This means we need to find new and innovative approaches to the challenge of the poor. One of the more important assumptions that Prahalad makes is that the poor need to seen as a market, but a market that is different in very important ways from the markets that the average, economically empowered person or organisation perceives. This assumption has some immediate consequences - all of the traditional business concepts are a part of the solution but each and every one of those traditional concepts needs to be applied from a new and different perspective.

    As a result this book is a practical example of the application of innovative thinking and innovation to an intractable problem - the more than 4-billion human beings who do not form part of the target market of the organisations that are driven by conventional assumptions about products, services, value and needs. In a recent article, Geoffrey Moore of The Chasm Group identified eight different sources of innovation in business (disruptive innovation - "new to the world innovations of product"; application innovation; product innovation; process innovation; experiential innovation; marketing innovation; business model innovation; and structural innovation). Prahalad has taken the view that the challenge presented by the 4-billion at the bottom of the economic pyramid will not be resolved unless innovation and innovative approaches are applied in each and every area of the business process. The starting point is the assumption that the poor are a market. What makes this book so very powerful are the examples and case studies produced to support the ideas.

    Case studies of profitable businesses operating in the poor communities of India, Mexico, Brazil, Kosovo, Peru and other nations address products and services as widely different as salt and soap, health services, home building, financial services and other retail operations. The common thread is the target market and the profitable innovations that have been applied to supply responses to needs of this often ignored, large community.

    CK Prahalad has written a book that challenges so many conventional theories about the poor and economically deprived that it will be quite controversial. But it also illustrates the power and value that can be gained from innovation in all aspects of business. This book is required reading for every person who considers the wellbeing of the poor. It is essential reading for every business person and everyone who is concerned about the efficiency and effectiveness of today's economic system.

    Its content is a challenge to the way in which we approach the world. And the responses to the challenges are illustrated by powerful and convincing examples. It will be a very closed mind that does not receive an injection of innovative thinking and enthusiasm for the opportunities that can be created by adopting a different and innovative perspective of all of our activities - whether at the bottom or top of the economic pyramid. ...more info
  • How to eradicate poverty through profits
    As Prahalad explains in his Preface, he wrote this book to suggest and explain a new approach by which to solve the social and economic problems of 80% of humanity. His approach would mobilize the resources, scale, and scope of multinational corporations (MNCs) -- their investment capacity -- in a co-creative partnership with localized nongovernmental organizations (NGOs) in order to formulate and then implement "unique" solutions to the problems of 4 billion people who live on less than $2 a day at the bottom of the "pyramid" to which the book's title refers. "The process must start with respect for Bottom of Pyramid consumers as individuals. The process of co-creation assumes that consumers are equally important joint problem-solvers....New and creative approaches are needed to convert poverty into an opportunity for all concerned. That is a challenge."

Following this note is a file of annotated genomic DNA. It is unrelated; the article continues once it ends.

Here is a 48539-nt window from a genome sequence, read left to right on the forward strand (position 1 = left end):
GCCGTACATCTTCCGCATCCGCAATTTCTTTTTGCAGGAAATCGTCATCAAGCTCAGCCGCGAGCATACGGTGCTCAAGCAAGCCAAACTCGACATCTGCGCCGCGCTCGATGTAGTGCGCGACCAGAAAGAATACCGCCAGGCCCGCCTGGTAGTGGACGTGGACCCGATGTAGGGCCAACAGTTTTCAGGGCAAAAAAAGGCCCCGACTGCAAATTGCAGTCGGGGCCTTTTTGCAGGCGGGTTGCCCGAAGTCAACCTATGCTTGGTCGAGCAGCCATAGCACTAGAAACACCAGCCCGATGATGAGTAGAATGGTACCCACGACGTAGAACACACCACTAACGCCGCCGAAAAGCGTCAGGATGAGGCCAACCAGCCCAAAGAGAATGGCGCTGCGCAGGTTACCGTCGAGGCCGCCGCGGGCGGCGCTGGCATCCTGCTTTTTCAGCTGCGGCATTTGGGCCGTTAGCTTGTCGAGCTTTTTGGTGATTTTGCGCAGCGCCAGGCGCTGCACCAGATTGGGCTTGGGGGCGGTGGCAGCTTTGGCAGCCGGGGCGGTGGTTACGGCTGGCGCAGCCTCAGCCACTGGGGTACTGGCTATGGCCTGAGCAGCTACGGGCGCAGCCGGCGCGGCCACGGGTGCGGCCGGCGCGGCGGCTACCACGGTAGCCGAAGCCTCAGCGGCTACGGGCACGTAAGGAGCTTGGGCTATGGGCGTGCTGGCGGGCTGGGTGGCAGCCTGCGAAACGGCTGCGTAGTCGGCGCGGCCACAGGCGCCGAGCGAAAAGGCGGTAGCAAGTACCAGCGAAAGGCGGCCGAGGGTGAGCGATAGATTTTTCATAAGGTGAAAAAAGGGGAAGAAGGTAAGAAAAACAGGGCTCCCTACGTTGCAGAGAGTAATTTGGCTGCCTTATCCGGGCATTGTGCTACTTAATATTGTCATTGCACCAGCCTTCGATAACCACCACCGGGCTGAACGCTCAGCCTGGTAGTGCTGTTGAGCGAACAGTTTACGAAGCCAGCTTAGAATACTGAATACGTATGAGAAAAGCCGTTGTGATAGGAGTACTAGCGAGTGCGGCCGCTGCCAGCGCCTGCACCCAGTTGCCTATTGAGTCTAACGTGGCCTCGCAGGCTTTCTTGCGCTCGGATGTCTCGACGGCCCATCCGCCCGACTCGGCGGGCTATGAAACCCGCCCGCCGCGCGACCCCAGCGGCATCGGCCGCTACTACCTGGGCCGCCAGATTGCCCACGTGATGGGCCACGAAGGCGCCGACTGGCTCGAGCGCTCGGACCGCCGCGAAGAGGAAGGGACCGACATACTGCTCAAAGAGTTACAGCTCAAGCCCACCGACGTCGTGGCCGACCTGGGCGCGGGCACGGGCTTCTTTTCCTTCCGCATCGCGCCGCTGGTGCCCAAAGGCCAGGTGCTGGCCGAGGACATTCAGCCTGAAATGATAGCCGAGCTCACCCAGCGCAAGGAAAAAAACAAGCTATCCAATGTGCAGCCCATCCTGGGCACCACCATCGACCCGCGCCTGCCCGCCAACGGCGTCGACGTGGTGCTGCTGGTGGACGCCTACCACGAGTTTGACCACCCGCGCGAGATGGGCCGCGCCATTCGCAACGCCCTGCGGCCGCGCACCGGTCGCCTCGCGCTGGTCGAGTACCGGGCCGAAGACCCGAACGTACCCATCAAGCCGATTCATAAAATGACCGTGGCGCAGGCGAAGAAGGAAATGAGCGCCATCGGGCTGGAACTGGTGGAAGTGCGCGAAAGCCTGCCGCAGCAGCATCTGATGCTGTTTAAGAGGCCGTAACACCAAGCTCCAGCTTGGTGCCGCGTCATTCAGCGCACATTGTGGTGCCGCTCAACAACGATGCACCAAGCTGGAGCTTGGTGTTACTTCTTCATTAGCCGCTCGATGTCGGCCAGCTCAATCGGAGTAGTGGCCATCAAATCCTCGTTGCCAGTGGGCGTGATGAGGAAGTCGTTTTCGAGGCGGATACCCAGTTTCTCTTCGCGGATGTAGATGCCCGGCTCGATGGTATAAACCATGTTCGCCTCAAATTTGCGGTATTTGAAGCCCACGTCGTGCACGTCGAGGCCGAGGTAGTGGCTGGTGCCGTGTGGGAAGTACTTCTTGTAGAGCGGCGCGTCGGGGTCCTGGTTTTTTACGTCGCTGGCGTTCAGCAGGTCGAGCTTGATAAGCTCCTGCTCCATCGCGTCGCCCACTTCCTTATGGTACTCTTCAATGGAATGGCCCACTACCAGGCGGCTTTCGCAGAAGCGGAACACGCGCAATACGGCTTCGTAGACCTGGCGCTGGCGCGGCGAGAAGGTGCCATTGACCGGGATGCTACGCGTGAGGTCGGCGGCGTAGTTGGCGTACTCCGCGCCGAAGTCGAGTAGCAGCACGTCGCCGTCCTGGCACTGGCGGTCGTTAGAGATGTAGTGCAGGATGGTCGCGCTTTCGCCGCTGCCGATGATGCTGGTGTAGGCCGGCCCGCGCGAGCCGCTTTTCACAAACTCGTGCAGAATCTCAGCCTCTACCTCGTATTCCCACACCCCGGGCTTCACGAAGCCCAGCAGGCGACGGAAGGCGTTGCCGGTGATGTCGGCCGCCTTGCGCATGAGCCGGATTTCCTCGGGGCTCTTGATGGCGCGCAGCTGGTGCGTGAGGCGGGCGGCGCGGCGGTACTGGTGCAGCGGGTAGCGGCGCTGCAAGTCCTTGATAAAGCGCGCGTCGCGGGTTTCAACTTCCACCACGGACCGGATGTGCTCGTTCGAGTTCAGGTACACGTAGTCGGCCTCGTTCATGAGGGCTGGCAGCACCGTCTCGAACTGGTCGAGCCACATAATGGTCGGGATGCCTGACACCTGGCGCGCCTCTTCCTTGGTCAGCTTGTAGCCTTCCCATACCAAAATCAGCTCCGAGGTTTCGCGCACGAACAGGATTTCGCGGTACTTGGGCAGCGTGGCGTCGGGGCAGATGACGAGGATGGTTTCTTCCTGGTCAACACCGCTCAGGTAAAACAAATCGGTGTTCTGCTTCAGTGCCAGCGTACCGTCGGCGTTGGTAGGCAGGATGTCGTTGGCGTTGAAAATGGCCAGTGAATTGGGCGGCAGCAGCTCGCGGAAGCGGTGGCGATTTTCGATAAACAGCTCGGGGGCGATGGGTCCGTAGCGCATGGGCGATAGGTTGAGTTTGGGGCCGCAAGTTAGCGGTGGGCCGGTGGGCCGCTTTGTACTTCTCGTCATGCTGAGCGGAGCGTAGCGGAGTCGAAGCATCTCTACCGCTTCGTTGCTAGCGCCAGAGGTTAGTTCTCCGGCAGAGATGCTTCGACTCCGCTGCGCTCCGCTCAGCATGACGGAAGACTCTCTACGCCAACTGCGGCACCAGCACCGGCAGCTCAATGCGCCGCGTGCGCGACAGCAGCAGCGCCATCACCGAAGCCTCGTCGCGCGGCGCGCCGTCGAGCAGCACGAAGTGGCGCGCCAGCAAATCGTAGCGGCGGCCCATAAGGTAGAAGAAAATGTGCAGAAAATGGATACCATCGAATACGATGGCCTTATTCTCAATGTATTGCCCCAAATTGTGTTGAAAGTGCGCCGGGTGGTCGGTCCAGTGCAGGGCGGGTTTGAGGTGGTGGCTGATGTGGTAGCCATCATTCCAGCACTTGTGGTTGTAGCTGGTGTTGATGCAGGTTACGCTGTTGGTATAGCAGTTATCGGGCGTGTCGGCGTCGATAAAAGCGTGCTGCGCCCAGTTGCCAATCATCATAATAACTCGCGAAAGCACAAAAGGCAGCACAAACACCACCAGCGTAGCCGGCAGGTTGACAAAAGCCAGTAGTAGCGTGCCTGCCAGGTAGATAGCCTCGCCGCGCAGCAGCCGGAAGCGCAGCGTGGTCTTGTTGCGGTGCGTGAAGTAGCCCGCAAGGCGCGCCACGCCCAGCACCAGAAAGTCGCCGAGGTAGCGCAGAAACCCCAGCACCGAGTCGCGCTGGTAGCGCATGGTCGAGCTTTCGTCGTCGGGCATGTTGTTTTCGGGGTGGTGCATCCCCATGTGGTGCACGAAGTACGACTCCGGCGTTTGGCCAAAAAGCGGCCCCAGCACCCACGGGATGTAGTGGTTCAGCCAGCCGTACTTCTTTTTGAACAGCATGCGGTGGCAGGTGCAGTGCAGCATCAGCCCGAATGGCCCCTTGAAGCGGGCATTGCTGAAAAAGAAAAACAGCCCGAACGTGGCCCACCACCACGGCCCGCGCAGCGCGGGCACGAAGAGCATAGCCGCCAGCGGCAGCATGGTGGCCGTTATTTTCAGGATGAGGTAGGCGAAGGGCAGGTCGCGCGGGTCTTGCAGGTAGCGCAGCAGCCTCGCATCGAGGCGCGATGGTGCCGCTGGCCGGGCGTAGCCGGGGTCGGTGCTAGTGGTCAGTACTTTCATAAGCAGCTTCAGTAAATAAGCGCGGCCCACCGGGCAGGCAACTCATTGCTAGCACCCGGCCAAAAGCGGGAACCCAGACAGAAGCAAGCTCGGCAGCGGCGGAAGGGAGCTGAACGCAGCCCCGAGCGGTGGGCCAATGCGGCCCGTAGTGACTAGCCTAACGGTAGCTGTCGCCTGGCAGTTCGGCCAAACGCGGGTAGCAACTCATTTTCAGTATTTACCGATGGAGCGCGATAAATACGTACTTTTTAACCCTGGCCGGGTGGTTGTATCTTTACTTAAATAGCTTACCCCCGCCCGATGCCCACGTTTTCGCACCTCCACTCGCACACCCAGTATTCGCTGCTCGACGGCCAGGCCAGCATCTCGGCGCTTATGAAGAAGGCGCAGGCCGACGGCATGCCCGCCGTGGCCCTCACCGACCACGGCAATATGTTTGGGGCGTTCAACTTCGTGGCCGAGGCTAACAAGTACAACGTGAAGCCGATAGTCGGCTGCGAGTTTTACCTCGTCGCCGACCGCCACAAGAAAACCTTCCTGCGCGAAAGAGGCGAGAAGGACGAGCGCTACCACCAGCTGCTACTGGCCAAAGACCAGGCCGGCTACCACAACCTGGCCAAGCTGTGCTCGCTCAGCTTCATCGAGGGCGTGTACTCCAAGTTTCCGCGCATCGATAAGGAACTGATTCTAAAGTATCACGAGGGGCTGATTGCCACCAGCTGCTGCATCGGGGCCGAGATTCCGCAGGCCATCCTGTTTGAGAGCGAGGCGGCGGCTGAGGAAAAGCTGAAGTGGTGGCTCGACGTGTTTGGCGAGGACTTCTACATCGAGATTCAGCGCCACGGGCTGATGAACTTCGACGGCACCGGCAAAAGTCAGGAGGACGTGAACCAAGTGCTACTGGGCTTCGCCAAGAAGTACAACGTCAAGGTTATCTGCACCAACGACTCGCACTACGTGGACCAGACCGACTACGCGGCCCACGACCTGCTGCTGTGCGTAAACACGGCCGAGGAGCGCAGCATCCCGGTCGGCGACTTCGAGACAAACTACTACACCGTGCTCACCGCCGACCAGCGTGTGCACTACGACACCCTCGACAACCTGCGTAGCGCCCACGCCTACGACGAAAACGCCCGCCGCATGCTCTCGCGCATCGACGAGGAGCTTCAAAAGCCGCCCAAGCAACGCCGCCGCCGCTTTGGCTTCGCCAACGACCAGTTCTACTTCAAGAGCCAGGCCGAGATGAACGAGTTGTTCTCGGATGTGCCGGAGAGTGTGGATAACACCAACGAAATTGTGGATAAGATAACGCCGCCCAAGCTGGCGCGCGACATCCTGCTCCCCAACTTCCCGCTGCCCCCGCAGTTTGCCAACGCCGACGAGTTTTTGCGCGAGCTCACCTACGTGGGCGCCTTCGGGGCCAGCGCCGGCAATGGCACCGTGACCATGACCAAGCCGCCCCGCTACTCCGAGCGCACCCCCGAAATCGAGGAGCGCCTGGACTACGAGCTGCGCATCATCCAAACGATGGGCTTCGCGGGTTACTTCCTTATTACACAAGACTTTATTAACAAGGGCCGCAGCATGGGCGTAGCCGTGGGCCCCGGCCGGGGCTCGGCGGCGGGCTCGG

Prahalad carefully organizes his material within three Parts. First, he provides a framework for the active engagement of the private sector and suggests a basis for a profitable win-win engagement. He identifies all manner of adjustments, accommodations, and (yes) sacrifices each of the "players" - MNCs, NGOs, and the poor themselves -- must be willing to make to ensure the success of the process. Next, he carefully and eloquently examines 12 case studies which involve a wide variety of businesses, each an exemplar of innovative practices, "where the BOP is becoming an active market and bringing benefits far beyond just products to consumers." All of the companies share the same concern: "They want to change the face of poverty by bringing to bear a combination of high-technology solutions, private enterprise, market-based solutions, and involvement of multiple organizations." As for Part III, it is provided as a CD which consists of 35 minutes of video success stories filmed on location in the BOP in India, Peru, Mexico, Brazil, and Venezuela.

    Of special note is the fact that the various stories are told almost entirely from the perspective of BOP consumers, the so-called poor. As Prahalad points out, they get products and services at an affordable price, "but more important, they get recognition, respect, and fair treament. Building self-esteem and entrepreneurial drive at the BOP is probably the most enduring contribution that the private sector can make." As this book's subtitle correctly suggests, the ultimate objective is to eradicate poverty through profits...initiating and then sustaining what will be in fact, a win-win-win engagement of MNCs, NGOs, and the poor themselves.